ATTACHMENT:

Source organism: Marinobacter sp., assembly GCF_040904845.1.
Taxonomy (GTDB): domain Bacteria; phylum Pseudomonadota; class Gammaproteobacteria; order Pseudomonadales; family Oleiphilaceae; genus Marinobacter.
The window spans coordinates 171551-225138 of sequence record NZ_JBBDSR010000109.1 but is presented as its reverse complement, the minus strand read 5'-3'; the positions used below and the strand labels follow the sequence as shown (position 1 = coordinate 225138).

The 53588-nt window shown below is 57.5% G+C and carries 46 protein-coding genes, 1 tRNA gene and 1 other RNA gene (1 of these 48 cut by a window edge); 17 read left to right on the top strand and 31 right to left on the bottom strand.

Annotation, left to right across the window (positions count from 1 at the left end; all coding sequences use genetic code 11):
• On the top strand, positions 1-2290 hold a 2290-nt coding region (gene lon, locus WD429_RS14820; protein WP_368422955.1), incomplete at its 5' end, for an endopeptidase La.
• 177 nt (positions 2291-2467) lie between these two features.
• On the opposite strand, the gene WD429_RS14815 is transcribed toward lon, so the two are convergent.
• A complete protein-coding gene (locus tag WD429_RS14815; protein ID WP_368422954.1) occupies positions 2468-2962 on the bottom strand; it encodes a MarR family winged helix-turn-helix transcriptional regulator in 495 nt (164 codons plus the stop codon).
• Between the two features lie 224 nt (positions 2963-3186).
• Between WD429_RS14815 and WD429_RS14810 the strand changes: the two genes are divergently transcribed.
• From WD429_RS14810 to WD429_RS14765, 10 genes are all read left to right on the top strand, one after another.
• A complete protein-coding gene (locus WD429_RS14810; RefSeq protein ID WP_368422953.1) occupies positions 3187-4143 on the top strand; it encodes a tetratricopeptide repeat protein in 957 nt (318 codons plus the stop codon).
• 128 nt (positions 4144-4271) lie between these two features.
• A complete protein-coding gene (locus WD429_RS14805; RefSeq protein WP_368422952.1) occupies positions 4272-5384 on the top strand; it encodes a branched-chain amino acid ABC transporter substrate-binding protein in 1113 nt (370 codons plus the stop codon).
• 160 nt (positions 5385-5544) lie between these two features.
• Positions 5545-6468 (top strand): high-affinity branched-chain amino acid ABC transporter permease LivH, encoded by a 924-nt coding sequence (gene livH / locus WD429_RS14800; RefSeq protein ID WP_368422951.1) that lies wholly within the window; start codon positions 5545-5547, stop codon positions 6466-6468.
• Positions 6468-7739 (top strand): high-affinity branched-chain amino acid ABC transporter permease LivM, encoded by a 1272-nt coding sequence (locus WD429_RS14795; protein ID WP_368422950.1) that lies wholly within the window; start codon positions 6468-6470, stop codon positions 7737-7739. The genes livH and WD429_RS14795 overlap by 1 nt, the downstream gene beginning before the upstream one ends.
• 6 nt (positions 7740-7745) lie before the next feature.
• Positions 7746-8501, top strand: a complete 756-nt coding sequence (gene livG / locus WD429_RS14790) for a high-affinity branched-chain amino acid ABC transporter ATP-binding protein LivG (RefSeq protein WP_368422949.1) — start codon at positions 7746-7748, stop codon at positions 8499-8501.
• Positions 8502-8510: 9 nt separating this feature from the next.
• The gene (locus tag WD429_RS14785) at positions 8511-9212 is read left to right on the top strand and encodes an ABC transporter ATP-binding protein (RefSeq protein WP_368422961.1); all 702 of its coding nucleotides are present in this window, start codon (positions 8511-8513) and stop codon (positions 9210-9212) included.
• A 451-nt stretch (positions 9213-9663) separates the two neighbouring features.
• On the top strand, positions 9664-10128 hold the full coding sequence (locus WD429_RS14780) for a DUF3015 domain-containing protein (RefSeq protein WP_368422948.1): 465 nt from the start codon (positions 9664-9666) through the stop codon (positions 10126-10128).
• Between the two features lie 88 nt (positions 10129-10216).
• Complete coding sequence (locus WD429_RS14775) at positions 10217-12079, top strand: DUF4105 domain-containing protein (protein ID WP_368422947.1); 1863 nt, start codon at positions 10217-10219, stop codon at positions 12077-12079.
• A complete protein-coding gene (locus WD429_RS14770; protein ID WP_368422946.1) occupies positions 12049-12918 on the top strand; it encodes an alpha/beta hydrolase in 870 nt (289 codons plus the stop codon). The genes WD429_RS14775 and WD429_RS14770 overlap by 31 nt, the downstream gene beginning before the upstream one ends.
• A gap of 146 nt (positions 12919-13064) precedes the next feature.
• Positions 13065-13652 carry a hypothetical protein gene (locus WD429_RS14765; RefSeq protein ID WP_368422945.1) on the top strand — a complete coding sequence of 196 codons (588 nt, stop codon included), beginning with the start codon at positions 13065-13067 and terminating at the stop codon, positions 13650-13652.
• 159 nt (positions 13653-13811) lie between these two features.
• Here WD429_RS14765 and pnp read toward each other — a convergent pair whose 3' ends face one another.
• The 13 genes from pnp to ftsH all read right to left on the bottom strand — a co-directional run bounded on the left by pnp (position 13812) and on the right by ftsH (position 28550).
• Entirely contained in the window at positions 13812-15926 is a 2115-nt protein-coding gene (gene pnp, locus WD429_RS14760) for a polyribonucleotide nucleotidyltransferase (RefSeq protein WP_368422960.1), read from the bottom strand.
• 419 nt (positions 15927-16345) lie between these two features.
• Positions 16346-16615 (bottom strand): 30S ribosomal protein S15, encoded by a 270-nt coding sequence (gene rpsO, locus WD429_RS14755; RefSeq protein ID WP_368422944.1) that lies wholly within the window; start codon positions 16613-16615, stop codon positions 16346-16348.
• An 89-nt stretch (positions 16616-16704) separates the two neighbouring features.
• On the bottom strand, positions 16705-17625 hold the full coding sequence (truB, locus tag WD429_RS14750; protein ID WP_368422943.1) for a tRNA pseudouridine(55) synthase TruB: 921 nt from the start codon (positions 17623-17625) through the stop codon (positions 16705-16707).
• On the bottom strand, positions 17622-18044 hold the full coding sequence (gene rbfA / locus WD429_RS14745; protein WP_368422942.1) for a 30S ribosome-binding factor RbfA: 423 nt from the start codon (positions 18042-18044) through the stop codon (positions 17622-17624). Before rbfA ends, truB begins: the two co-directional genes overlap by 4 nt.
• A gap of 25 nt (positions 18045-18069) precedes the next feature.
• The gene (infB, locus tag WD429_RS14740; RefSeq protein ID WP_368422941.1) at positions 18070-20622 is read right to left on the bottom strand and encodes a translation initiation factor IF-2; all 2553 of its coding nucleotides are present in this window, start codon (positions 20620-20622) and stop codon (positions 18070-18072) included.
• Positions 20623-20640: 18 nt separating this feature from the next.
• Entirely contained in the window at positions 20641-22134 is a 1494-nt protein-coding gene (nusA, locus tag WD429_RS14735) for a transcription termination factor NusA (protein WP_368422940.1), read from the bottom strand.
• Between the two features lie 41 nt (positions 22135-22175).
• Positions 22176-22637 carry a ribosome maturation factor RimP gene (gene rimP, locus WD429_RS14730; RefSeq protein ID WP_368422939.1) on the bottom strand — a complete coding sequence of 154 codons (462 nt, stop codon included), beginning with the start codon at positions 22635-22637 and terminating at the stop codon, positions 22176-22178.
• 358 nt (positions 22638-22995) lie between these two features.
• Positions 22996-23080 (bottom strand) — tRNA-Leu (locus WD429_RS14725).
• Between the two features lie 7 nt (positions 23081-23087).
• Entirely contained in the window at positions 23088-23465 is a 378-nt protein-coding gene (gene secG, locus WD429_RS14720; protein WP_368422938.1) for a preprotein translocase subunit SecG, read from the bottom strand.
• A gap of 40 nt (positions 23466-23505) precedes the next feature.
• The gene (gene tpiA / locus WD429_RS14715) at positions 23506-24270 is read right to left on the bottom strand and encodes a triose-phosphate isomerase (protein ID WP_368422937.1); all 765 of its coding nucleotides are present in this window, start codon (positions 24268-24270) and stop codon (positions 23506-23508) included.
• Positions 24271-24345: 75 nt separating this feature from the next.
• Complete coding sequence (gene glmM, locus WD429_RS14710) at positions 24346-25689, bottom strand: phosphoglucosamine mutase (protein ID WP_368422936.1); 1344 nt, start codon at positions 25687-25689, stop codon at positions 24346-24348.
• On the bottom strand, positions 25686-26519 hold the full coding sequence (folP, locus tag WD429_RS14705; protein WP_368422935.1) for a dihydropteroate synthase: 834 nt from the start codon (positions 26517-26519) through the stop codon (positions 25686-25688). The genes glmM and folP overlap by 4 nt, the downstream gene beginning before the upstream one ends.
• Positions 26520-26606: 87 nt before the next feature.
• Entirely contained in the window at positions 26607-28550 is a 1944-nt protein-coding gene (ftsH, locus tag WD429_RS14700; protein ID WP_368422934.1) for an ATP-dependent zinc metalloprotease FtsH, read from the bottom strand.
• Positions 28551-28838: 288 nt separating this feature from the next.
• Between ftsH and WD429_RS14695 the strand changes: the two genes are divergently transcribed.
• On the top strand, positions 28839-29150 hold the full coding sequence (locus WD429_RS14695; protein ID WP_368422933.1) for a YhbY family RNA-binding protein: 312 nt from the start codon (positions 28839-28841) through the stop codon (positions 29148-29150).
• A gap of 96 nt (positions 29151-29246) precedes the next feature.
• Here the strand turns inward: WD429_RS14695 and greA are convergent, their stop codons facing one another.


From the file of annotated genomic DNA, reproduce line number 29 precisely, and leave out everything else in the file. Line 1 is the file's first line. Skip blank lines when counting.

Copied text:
• Positions 13065-13652 carry a hypothetical protein gene (locus WD429_RS14765; RefSeq protein ID WP_368422945.1) on the top strand — a complete coding sequence of 196 codons (588 nt, stop codon included), beginning with the start codon at positions 13065-13067 and terminating at the stop codon, positions 13650-13652.